“Occupied as you must be, it is possible that you have not become acquainted with the true character of this Captain Jones. Permit me to state to you ‘what manner of man’ he is. Descending from no respectable parents from whom he could have inherited sentiments of virtue, he early applied to the usual resort of the forlorn, the seafaring life in the merchant service. Growing tired of this vagrant life, he set up in Charleston, for mercantile operations. Shall he be accused of forgetting his talent perfected at the custom house? You certainly have heard of the singular accident which led to the discovery of a confederacy to get money from the British government, under their treaty with this country. The black act sir, is on record! and the particulars were published long since in the newspapers. One of the Senators from Massachusetts, was a commissioner at the time, and is stated to have been instrumental in frustrating the fraud.4 No doubt his not receiving the English guineas, which are so much more scarce than French crowns in this country, encreased his hatred against the ‘dog-like’ owners: while the disappointment, through a federal commissioner, must have added to his zeal in heading a lawless gang or mob in Philadelphia, for which, he still enjoys the undeniable reputation. But as on this occasion, the fear of chastisement, with which he was threatened, made him desist—it may be best to pass it over, and confine myself to his conduct since raised to the high office of Secretary of the Navy. It is in this situation, that his example may have influence in corrupting a part of the community, and becomes interesting to the public. To fix dishonor and lawless proceedings on him, in his office, is the object for which I write; firmly believing, that altho’ many may think that such oppression will never be extended to themselves—yet that there is such a love of justice, that it will not fail to rouse the indignation of every honest man, who feels for the honor of his country.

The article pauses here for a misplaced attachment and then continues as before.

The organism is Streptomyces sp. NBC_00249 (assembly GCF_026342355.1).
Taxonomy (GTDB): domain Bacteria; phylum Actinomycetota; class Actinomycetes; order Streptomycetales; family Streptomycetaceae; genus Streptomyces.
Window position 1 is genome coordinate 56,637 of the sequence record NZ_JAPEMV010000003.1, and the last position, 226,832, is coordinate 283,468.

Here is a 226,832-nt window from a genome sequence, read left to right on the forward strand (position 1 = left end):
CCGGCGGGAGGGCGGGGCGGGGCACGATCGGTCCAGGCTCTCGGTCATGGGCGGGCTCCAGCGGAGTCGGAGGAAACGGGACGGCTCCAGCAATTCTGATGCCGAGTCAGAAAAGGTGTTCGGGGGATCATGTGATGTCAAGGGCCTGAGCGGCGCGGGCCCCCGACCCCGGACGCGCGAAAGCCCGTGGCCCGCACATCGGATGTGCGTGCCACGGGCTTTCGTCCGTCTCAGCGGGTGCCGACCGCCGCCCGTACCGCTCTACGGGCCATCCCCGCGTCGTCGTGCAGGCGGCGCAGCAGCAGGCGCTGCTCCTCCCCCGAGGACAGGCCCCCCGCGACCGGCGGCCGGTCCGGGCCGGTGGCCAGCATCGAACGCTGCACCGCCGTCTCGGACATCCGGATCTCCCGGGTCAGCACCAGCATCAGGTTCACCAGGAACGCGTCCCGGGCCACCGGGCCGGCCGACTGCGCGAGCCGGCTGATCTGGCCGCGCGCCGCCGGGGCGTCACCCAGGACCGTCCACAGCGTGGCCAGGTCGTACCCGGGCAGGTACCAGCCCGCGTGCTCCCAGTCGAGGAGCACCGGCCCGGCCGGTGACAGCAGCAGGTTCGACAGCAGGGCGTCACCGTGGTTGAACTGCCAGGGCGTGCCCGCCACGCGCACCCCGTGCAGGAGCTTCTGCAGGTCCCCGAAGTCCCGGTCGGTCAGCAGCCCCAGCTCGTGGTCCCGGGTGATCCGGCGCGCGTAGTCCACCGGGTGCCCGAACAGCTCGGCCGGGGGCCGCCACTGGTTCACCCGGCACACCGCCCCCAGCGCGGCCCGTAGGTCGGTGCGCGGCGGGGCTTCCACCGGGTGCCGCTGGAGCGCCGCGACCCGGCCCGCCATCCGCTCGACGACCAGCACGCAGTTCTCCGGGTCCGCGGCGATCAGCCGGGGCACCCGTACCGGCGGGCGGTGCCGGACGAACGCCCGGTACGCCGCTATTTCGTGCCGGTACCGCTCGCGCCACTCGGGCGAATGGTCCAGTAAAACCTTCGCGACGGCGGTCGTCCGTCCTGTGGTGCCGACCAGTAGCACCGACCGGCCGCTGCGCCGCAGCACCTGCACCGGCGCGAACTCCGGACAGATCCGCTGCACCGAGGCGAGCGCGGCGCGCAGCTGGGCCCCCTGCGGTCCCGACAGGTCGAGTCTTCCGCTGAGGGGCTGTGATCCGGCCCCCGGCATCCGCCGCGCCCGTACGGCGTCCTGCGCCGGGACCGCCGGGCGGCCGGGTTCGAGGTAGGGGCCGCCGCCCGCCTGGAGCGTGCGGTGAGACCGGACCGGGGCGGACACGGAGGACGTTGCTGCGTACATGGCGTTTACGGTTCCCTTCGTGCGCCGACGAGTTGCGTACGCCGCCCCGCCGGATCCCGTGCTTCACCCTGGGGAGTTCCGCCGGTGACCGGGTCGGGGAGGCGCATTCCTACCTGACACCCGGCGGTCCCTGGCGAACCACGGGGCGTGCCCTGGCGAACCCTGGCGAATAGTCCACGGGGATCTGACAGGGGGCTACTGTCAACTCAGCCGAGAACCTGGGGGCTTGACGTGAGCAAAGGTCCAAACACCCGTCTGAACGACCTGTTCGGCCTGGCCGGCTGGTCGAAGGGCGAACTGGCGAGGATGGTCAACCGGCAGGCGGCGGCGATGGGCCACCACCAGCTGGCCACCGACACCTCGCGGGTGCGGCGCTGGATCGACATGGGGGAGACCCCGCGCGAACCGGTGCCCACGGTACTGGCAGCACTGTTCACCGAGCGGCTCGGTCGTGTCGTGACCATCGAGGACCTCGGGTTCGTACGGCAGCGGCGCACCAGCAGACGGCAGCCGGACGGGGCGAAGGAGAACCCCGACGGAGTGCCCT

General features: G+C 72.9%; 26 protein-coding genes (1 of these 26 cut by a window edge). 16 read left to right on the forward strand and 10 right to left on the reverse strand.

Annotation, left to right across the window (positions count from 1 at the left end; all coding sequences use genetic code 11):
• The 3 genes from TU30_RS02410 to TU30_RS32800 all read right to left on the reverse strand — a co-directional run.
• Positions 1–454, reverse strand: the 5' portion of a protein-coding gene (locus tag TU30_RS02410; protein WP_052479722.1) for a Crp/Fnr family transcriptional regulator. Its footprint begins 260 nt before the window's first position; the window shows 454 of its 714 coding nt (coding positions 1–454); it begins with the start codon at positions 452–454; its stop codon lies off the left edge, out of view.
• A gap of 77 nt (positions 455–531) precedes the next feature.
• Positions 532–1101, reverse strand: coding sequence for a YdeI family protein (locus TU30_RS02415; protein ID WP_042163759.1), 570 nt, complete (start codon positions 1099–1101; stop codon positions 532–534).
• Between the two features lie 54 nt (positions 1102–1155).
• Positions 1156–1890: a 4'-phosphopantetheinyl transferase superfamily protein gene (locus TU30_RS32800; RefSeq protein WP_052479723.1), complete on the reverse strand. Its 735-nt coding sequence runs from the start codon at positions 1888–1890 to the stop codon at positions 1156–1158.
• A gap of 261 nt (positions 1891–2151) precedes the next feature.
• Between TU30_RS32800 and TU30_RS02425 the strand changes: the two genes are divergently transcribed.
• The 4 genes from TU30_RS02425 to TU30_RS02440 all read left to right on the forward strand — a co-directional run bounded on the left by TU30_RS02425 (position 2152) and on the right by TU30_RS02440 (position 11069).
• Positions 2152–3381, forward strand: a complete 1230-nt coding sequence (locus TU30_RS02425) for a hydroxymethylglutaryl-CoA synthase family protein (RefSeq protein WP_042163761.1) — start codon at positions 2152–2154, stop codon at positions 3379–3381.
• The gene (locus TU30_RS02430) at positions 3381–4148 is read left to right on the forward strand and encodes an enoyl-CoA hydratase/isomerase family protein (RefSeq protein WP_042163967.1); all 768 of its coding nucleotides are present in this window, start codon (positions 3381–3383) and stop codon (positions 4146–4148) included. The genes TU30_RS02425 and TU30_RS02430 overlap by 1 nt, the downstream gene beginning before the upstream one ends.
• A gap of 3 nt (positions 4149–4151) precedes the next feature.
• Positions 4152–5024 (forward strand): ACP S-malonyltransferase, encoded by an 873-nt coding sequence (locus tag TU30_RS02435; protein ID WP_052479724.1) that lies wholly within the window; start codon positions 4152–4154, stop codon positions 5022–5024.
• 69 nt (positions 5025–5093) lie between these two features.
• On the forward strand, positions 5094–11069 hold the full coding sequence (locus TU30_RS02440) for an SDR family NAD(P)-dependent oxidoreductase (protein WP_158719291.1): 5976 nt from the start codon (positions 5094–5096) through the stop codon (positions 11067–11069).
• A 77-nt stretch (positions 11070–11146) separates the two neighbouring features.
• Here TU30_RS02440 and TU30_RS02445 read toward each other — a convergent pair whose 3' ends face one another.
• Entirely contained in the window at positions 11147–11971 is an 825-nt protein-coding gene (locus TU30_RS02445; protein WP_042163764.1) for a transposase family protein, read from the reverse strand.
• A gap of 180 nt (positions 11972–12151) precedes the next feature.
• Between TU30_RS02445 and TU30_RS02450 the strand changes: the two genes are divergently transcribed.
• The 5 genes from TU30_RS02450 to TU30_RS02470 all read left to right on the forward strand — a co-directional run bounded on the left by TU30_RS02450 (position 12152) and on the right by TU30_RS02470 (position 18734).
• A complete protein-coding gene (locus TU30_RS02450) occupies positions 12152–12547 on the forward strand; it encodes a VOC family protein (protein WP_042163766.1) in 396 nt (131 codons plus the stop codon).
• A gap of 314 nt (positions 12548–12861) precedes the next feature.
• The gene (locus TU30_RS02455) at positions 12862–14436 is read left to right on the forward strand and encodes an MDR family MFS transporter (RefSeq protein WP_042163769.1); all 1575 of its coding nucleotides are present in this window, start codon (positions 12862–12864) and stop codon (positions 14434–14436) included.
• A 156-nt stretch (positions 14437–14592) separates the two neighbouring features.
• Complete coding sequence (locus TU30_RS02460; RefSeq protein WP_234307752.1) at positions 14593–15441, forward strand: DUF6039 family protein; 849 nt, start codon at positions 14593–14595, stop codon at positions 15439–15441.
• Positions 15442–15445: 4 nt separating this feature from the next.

“When he entered into office, it was with a determination to dismiss the chief clerk of his department, which he mentioned to some of his confederates. Notwithstanding this, he managed to make the chief clerk believe he was of great importance, pretending to do every thing from his advice, until he extracted all his knowledge of detail. As soon as this was done, he acted on his plan of removal. About that time he spoke to several of the very honorable course I had pursued towards the department, which was communicated to me; and which did not prevent my expressing regret at his commencing in an opposite course, by a dishonorable contrivance for gaining a knowledge of his business, from which I calculated there would be no ultimate good.